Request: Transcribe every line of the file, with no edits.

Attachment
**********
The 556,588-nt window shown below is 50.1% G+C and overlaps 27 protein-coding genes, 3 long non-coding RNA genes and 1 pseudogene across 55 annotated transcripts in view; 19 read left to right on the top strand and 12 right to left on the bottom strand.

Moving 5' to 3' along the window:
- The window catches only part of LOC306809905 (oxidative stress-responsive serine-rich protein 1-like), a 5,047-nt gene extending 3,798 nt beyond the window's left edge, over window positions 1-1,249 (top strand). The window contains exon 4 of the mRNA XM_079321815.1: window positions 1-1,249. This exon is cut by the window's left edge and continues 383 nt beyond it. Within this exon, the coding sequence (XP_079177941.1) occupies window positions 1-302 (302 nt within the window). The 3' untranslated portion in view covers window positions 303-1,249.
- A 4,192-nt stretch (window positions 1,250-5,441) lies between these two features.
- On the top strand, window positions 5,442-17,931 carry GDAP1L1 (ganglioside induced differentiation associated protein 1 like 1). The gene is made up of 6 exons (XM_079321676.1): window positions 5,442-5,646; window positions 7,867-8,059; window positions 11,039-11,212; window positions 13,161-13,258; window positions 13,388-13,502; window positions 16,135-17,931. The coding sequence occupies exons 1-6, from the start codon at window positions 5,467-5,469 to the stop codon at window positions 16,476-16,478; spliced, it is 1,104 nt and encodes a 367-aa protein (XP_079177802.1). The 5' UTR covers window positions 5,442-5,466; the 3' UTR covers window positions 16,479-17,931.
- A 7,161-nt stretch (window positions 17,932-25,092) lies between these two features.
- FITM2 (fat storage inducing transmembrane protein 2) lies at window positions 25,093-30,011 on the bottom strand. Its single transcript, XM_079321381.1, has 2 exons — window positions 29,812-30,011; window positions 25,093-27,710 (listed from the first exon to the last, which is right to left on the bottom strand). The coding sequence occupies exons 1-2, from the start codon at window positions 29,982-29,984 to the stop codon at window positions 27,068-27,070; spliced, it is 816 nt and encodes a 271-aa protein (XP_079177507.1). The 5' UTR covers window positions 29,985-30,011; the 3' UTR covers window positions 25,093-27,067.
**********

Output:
The 556,588-nt window shown below is 50.1% G+C and overlaps 27 protein-coding genes, 3 long non-coding RNA genes and 1 pseudogene across 55 annotated transcripts in view; 19 read left to right on the top strand and 12 right to left on the bottom strand.

Moving 5' to 3' along the window:
- The window catches only part of LOC306809905 (oxidative stress-responsive serine-rich protein 1-like), a 5,047-nt gene extending 3,798 nt beyond the window's left edge, over window positions 1-1,249 (top strand). The window contains exon 4 of the mRNA XM_079321815.1: window positions 1-1,249. This exon is cut by the window's left edge and continues 383 nt beyond it. Within this exon, the coding sequence (XP_079177941.1) occupies window positions 1-302 (302 nt within the window). The 3' untranslated portion in view covers window positions 303-1,249.
- A 4,192-nt stretch (window positions 1,250-5,441) lies between these two features.
- On the top strand, window positions 5,442-17,931 carry GDAP1L1 (ganglioside induced differentiation associated protein 1 like 1). The gene is made up of 6 exons (XM_079321676.1): window positions 5,442-5,646; window positions 7,867-8,059; window positions 11,039-11,212; window positions 13,161-13,258; window positions 13,388-13,502; window positions 16,135-17,931. The coding sequence occupies exons 1-6, from the start codon at window positions 5,467-5,469 to the stop codon at window positions 16,476-16,478; spliced, it is 1,104 nt and encodes a 367-aa protein (XP_079177802.1). The 5' UTR covers window positions 5,442-5,466; the 3' UTR covers window positions 16,479-17,931.
- A 7,161-nt stretch (window positions 17,932-25,092) lies between these two features.
- FITM2 (fat storage inducing transmembrane protein 2) lies at window positions 25,093-30,011 on the bottom strand. Its single transcript, XM_079321381.1, has 2 exons — window positions 29,812-30,011; window positions 25,093-27,710 (listed from the first exon to the last, which is right to left on the bottom strand). The coding sequence occupies exons 1-2, from the start codon at window positions 29,982-29,984 to the stop codon at window positions 27,068-27,070; spliced, it is 816 nt and encodes a 271-aa protein (XP_079177507.1). The 5' UTR covers window positions 29,985-30,011; the 3' UTR covers window positions 25,093-27,067.